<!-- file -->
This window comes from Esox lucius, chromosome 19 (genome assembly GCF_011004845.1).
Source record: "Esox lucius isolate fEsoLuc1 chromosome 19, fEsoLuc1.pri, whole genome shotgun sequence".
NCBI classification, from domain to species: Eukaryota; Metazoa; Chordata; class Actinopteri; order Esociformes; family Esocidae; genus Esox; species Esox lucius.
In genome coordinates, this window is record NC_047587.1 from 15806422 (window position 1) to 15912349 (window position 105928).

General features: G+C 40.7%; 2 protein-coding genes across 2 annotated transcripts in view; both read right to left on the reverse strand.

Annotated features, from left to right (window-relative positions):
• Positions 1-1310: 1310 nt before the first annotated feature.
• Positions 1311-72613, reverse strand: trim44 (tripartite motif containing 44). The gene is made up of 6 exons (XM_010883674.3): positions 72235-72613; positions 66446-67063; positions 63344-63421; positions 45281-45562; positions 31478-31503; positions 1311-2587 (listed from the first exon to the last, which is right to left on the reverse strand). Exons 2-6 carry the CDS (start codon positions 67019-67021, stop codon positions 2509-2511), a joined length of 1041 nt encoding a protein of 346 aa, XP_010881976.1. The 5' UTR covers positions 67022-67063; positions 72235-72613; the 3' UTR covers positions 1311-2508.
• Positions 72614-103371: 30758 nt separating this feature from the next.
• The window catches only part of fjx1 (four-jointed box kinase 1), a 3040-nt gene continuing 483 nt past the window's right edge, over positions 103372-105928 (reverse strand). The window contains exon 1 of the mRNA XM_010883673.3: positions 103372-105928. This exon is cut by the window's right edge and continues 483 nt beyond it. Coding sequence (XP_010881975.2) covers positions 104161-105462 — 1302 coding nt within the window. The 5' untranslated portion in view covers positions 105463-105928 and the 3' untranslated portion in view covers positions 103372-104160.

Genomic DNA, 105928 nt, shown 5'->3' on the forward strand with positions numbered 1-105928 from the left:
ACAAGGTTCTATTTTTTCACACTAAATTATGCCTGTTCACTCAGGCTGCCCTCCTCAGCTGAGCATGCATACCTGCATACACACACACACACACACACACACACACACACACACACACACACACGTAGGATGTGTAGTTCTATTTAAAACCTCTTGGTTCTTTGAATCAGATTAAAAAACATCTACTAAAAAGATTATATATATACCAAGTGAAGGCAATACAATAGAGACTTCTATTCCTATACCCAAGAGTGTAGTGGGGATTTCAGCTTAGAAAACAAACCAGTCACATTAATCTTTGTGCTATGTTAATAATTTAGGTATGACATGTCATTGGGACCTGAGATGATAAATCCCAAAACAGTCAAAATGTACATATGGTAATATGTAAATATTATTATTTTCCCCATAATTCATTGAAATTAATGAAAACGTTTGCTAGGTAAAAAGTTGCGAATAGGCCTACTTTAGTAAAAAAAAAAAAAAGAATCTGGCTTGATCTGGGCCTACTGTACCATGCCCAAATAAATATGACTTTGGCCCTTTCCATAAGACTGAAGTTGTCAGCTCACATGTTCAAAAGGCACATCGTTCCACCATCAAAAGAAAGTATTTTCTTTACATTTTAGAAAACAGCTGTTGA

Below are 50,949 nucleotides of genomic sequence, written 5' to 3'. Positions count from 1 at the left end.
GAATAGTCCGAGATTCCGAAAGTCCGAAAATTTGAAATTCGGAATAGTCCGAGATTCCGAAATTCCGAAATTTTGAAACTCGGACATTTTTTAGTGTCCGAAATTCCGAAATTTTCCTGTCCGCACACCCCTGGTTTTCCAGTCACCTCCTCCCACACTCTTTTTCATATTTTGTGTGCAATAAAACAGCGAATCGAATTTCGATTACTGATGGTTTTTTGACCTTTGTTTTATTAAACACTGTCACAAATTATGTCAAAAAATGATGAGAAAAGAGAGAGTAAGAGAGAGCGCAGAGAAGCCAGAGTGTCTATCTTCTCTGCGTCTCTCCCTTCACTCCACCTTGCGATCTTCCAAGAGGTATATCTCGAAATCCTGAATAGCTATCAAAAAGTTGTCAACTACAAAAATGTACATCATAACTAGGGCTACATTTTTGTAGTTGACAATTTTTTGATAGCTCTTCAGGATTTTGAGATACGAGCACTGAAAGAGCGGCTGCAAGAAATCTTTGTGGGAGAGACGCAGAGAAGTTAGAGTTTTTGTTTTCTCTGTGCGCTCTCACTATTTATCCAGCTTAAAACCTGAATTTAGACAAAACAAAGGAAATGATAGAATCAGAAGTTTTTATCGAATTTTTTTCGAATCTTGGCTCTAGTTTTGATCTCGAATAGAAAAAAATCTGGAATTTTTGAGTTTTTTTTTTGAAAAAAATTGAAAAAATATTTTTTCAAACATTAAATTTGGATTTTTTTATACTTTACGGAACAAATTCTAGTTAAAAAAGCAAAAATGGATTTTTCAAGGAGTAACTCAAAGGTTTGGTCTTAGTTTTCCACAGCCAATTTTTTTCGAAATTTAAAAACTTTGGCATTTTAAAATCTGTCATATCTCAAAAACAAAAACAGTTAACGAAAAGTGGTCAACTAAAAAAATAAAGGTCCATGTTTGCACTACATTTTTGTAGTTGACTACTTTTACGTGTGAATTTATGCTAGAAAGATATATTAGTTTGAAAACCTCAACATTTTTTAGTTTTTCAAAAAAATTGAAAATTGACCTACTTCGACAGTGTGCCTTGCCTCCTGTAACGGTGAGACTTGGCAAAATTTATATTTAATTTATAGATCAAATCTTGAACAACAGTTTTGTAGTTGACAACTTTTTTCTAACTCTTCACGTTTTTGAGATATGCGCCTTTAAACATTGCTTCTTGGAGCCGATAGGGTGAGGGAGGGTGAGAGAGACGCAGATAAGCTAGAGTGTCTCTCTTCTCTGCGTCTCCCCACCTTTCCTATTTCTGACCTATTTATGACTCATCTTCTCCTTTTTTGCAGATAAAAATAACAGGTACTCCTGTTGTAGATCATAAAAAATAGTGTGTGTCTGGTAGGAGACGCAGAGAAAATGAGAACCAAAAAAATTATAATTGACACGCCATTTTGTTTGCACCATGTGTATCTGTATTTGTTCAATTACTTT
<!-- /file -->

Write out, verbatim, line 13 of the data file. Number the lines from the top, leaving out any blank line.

Below are 50,949 nucleotides of genomic sequence, written 5' to 3'. Positions count from 1 at the left end.